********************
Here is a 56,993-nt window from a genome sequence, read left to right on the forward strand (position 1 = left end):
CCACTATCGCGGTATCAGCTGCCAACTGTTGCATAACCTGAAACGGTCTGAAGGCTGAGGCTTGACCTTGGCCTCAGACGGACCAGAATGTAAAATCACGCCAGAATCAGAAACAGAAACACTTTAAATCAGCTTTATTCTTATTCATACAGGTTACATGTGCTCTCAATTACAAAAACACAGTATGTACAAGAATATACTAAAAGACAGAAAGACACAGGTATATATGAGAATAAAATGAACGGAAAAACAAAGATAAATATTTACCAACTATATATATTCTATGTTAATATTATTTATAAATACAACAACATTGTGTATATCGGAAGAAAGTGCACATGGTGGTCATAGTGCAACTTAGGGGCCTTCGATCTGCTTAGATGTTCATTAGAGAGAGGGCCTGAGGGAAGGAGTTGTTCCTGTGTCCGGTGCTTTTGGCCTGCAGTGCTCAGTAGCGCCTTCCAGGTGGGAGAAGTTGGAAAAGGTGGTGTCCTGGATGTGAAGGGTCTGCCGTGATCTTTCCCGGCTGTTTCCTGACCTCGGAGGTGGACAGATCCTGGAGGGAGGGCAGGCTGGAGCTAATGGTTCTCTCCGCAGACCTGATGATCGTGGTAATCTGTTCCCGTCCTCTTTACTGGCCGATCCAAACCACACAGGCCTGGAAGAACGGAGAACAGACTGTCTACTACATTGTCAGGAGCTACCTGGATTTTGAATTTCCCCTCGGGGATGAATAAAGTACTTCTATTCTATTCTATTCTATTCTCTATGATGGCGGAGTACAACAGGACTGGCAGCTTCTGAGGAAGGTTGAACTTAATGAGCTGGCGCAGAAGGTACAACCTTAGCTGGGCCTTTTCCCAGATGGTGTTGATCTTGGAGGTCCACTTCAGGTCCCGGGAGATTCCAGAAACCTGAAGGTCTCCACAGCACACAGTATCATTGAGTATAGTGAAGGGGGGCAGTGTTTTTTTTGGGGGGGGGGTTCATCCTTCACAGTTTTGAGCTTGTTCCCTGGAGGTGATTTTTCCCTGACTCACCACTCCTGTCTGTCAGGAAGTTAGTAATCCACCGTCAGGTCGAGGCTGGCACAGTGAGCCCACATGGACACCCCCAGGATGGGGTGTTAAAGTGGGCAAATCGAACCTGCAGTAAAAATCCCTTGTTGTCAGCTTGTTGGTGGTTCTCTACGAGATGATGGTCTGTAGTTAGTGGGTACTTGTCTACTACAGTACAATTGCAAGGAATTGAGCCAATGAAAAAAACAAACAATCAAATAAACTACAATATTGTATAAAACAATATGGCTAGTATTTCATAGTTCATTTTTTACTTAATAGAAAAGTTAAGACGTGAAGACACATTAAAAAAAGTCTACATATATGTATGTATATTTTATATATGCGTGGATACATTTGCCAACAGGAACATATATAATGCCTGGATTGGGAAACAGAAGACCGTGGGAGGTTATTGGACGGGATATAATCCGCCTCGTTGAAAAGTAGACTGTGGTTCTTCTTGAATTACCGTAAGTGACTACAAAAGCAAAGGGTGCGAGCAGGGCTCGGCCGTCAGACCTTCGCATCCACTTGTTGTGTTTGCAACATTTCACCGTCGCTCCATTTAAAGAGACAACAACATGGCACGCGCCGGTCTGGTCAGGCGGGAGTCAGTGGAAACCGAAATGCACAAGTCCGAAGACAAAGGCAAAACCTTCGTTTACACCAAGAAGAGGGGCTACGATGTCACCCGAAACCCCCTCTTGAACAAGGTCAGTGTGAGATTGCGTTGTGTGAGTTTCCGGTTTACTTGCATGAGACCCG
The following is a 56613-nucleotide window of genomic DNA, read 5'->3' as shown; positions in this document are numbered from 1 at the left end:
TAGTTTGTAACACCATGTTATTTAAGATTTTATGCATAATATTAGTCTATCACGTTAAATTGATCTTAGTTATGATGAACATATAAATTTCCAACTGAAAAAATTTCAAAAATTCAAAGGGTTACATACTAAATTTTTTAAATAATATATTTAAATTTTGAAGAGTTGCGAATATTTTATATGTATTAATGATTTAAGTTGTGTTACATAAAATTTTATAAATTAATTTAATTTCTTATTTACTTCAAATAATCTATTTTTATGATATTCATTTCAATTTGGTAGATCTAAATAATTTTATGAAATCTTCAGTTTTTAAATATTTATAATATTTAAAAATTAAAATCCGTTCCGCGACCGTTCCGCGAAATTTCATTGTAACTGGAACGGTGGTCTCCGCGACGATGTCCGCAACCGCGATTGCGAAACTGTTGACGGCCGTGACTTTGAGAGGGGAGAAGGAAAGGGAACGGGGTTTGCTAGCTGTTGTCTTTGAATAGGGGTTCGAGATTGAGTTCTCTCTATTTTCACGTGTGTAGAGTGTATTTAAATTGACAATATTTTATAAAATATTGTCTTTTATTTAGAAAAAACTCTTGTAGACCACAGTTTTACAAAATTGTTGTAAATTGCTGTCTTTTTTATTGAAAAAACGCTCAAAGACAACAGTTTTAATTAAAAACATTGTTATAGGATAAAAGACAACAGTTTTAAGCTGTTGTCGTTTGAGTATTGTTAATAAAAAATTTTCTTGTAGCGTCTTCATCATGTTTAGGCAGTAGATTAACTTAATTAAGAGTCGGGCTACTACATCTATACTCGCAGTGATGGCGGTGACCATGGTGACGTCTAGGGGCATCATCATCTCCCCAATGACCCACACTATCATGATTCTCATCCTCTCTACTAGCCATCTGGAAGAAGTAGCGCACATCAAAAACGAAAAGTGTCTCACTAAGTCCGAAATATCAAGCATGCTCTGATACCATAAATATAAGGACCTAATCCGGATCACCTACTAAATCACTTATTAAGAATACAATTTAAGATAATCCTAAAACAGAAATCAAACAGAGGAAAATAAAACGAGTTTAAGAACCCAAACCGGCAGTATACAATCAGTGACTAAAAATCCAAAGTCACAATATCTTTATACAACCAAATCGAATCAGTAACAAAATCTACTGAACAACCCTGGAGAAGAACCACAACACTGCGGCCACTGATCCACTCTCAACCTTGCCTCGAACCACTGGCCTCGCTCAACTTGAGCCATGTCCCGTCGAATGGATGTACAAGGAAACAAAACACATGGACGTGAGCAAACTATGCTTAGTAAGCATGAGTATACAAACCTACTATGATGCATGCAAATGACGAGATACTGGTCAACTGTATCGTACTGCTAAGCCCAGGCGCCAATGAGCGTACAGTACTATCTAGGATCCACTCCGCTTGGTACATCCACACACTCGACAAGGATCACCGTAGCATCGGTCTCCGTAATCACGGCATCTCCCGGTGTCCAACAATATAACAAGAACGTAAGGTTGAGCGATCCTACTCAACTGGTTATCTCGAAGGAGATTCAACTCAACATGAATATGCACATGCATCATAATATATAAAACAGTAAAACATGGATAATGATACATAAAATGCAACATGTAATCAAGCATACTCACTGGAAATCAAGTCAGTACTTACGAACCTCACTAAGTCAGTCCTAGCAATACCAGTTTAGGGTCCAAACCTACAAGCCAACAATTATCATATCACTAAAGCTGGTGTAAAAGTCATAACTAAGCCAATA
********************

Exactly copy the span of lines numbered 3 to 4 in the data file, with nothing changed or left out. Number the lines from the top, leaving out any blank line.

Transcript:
The following is a 56613-nucleotide window of genomic DNA, read 5'->3' as shown; positions in this document are numbered from 1 at the left end:
TAGTTTGTAACACCATGTTATTTAAGATTTTATGCATAATATTAGTCTATCACGTTAAATTGATCTTAGTTATGATGAACATATAAATTTCCAACTGAAAAAATTTCAAAAATTCAAAGGGTTACATACTAAATTTTTTAAATAATATATTTAAATTTTGAAGAGTTGCGAATATTTTATATGTATTAATGATTTAAGTTGTGTTACATAAAATTTTATAAATTAATTTAATTTCTTATTTACTTCAAATAATCTATTTTTATGATATTCATTTCAATTTGGTAGATCTAAATAATTTTATGAAATCTTCAGTTTTTAAATATTTATAATATTTAAAAATTAAAATCCGTTCCGCGACCGTTCCGCGAAATTTCATTGTAACTGGAACGGTGGTCTCCGCGACGATGTCCGCAACCGCGATTGCGAAACTGTTGACGGCCGTGACTTTGAGAGGGGAGAAGGAAAGGGAACGGGGTTTGCTAGCTGTTGTCTTTGAATAGGGGTTCGAGATTGAGTTCTCTCTATTTTCACGTGTGTAGAGTGTATTTAAATTGACAATATTTTATAAAATATTGTCTTTTATTTAGAAAAAACTCTTGTAGACCACAGTTTTACAAAATTGTTGTAAATTGCTGTCTTTTTTATTGAAAAAACGCTCAAAGACAACAGTTTTAATTAAAAACATTGTTATAGGATAAAAGACAACAGTTTTAAGCTGTTGTCGTTTGAGTATTGTTAATAAAAAATTTTCTTGTAGCGTCTTCATCATGTTTAGGCAGTAGATTAACTTAATTAAGAGTCGGGCTACTACATCTATACTCGCAGTGATGGCGGTGACCATGGTGACGTCTAGGGGCATCATCATCTCCCCAATGACCCACACTATCATGATTCTCATCCTCTCTACTAGCCATCTGGAAGAAGTAGCGCACATCAAAAACGAAAAGTGTCTCACTAAGTCCGAAATATCAAGCATGCTCTGATACCATAAATATAAGGACCTAATCCGGATCACCTACTAAATCACTTATTAAGAATACAATTTAAGATAATCCTAAAACAGAAATCAAACAGAGGAAAATAAAACGAGTTTAAGAACCCAAACCGGCAGTATACAATCAGTGACTAAAAATCCAAAGTCACAATATCTTTATACAACCAAATCGAATCAGTAACAAAATCTACTGAACAACCCTGGAGAAGAACCACAACACTGCGGCCACTGATCCACTCTCAACCTTGCCTCGAACCACTGGCCTCGCTCAACTTGAGCCATGTCCCGTCGAATGGATGTACAAGGAAACAAAACACATGGACGTGAGCAAACTATGCTTAGTAAGCATGAGTATACAAACCTACTATGATGCATGCAAATGACGAGATACTGGTCAACTGTATCGTACTGCTAAGCCCAGGCGCCAATGAGCGTACAGTACTATCTAGGATCCACTCCGCTTGGTACATCCACACACTCGACAAGGATCACCGTAGCATCGGTCTCCGTAATCACGGCATCTCCCGGTGTCCAACAATATAACAAGAACGTAAGGTTGAGCGATCCTACTCAACTGGTTATCTCGAAGGAGATTCAACTCAACATGAATATGCACATGCATCATAATATATAAAACAGTAAAACATGGATAATGATACATAAAATGCAACATGTAATCAAGCATACTCACTGGAAATCAAGTCAGTACTTACGAACCTCACTAAGTCAGTCCTAGCAATACCAGTTTAGGGTCCAAACCTACAAGCCAACAATTATCATATCACTAAAGCTGGTGTAAAAGTCATAACTAAGCCAATA